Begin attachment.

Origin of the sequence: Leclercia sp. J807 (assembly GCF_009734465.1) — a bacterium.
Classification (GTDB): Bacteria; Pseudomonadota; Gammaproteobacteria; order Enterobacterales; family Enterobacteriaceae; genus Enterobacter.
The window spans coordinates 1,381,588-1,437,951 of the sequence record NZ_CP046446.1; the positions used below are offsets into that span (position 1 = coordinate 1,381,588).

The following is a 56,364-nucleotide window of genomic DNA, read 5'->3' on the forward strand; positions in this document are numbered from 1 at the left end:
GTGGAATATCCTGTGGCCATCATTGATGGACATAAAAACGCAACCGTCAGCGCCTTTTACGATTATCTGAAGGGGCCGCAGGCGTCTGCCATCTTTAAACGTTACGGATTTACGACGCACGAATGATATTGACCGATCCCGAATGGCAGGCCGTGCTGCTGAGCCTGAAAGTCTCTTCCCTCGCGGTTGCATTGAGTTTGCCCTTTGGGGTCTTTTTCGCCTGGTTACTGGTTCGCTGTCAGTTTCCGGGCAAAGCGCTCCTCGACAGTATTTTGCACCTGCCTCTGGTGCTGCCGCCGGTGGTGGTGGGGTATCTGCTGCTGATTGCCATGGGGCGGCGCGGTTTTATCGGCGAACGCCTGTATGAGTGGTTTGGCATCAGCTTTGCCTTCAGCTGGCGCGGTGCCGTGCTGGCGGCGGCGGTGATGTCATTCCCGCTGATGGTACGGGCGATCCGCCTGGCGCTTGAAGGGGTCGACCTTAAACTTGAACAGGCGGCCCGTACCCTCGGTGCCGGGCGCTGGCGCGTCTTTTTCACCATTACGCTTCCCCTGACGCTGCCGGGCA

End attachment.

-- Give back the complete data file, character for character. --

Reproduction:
Origin of the sequence: Leclercia sp. J807 (assembly GCF_009734465.1) — a bacterium.
Classification (GTDB): Bacteria; Pseudomonadota; Gammaproteobacteria; order Enterobacterales; family Enterobacteriaceae; genus Enterobacter.
The window spans coordinates 1,381,588-1,437,951 of the sequence record NZ_CP046446.1; the positions used below are offsets into that span (position 1 = coordinate 1,381,588).

The following is a 56,364-nucleotide window of genomic DNA, read 5'->3' on the forward strand; positions in this document are numbered from 1 at the left end:
GTGGAATATCCTGTGGCCATCATTGATGGACATAAAAACGCAACCGTCAGCGCCTTTTACGATTATCTGAAGGGGCCGCAGGCGTCTGCCATCTTTAAACGTTACGGATTTACGACGCACGAATGATATTGACCGATCCCGAATGGCAGGCCGTGCTGCTGAGCCTGAAAGTCTCTTCCCTCGCGGTTGCATTGAGTTTGCCCTTTGGGGTCTTTTTCGCCTGGTTACTGGTTCGCTGTCAGTTTCCGGGCAAAGCGCTCCTCGACAGTATTTTGCACCTGCCTCTGGTGCTGCCGCCGGTGGTGGTGGGGTATCTGCTGCTGATTGCCATGGGGCGGCGCGGTTTTATCGGCGAACGCCTGTATGAGTGGTTTGGCATCAGCTTTGCCTTCAGCTGGCGCGGTGCCGTGCTGGCGGCGGCGGTGATGTCATTCCCGCTGATGGTACGGGCGATCCGCCTGGCGCTTGAAGGGGTCGACCTTAAACTTGAACAGGCGGCCCGTACCCTCGGTGCCGGGCGCTGGCGCGTCTTTTTCACCATTACGCTTCCCCTGACGCTGCCGGGCA